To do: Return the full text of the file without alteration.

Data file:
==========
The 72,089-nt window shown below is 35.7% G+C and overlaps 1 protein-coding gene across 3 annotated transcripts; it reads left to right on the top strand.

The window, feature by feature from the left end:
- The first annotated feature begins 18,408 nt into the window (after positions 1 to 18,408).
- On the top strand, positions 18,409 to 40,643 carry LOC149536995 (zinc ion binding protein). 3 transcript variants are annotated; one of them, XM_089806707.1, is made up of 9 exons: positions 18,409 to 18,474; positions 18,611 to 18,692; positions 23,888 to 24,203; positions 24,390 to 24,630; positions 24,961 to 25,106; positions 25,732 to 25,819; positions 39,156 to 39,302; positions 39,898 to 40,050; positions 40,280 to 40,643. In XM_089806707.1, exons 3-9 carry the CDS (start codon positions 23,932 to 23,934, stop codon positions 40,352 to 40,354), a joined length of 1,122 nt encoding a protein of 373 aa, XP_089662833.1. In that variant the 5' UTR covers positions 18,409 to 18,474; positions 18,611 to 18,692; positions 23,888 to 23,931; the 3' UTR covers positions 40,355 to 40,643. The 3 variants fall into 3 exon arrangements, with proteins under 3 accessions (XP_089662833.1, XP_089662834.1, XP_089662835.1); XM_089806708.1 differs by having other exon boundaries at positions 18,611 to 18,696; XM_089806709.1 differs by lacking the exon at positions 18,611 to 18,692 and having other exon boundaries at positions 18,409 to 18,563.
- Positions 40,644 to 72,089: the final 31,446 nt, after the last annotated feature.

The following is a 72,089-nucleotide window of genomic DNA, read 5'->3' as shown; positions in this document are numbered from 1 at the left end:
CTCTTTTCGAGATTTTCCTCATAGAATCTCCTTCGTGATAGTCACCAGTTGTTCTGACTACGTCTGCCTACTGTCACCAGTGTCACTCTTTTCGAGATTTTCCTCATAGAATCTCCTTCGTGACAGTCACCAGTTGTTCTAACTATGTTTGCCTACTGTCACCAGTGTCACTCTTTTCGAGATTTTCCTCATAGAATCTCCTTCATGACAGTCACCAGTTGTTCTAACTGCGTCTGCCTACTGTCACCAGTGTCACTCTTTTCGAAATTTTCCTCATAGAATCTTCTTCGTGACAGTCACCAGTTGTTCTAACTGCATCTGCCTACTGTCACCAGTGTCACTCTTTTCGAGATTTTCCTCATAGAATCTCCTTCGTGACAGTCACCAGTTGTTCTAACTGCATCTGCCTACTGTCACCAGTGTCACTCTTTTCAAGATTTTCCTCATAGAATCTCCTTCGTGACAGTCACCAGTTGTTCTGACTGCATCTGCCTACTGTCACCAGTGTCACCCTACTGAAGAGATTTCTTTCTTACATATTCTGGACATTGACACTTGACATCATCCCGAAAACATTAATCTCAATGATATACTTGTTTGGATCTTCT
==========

The 72,089-nt window shown below is 35.7% G+C and overlaps 1 protein-coding gene across 3 annotated transcripts; it reads left to right on the top strand.

The window, feature by feature from the left end:
- The first annotated feature begins 18,408 nt into the window (after positions 1 to 18,408).
- On the top strand, positions 18,409 to 40,643 carry LOC149536995 (zinc ion binding protein). 3 transcript variants are annotated; one of them, XM_089806707.1, is made up of 9 exons: positions 18,409 to 18,474; positions 18,611 to 18,692; positions 23,888 to 24,203; positions 24,390 to 24,630; positions 24,961 to 25,106; positions 25,732 to 25,819; positions 39,156 to 39,302; positions 39,898 to 40,050; positions 40,280 to 40,643. In XM_089806707.1, exons 3-9 carry the CDS (start codon positions 23,932 to 23,934, stop codon positions 40,352 to 40,354), a joined length of 1,122 nt encoding a protein of 373 aa, XP_089662833.1. In that variant the 5' UTR covers positions 18,409 to 18,474; positions 18,611 to 18,692; positions 23,888 to 23,931; the 3' UTR covers positions 40,355 to 40,643. The 3 variants fall into 3 exon arrangements, with proteins under 3 accessions (XP_089662833.1, XP_089662834.1, XP_089662835.1); XM_089806708.1 differs by having other exon boundaries at positions 18,611 to 18,696; XM_089806709.1 differs by lacking the exon at positions 18,611 to 18,692 and having other exon boundaries at positions 18,409 to 18,563.
- Positions 40,644 to 72,089: the final 31,446 nt, after the last annotated feature.

The following is a 72,089-nucleotide window of genomic DNA, read 5'->3' as shown; positions in this document are numbered from 1 at the left end:
CTCTTTTCGAGATTTTCCTCATAGAATCTCCTTCGTGATAGTCACCAGTTGTTCTGACTACGTCTGCCTACTGTCACCAGTGTCACTCTTTTCGAGATTTTCCTCATAGAATCTCCTTCGTGACAGTCACCAGTTGTTCTAACTATGTTTGCCTACTGTCACCAGTGTCACTCTTTTCGAGATTTTCCTCATAGAATCTCCTTCATGACAGTCACCAGTTGTTCTAACTGCGTCTGCCTACTGTCACCAGTGTCACTCTTTTCGAAATTTTCCTCATAGAATCTTCTTCGTGACAGTCACCAGTTGTTCTAACTGCATCTGCCTACTGTCACCAGTGTCACTCTTTTCGAGATTTTCCTCATAGAATCTCCTTCGTGACAGTCACCAGTTGTTCTAACTGCATCTGCCTACTGTCACCAGTGTCACTCTTTTCAAGATTTTCCTCATAGAATCTCCTTCGTGACAGTCACCAGTTGTTCTGACTGCATCTGCCTACTGTCACCAGTGTCACCCTACTGAAGAGATTTCTTTCTTACATATTCTGGACATTGACACTTGACATCATCCCGAAAACATTAATCTCAATGATATACTTGTTTGGATCTTCT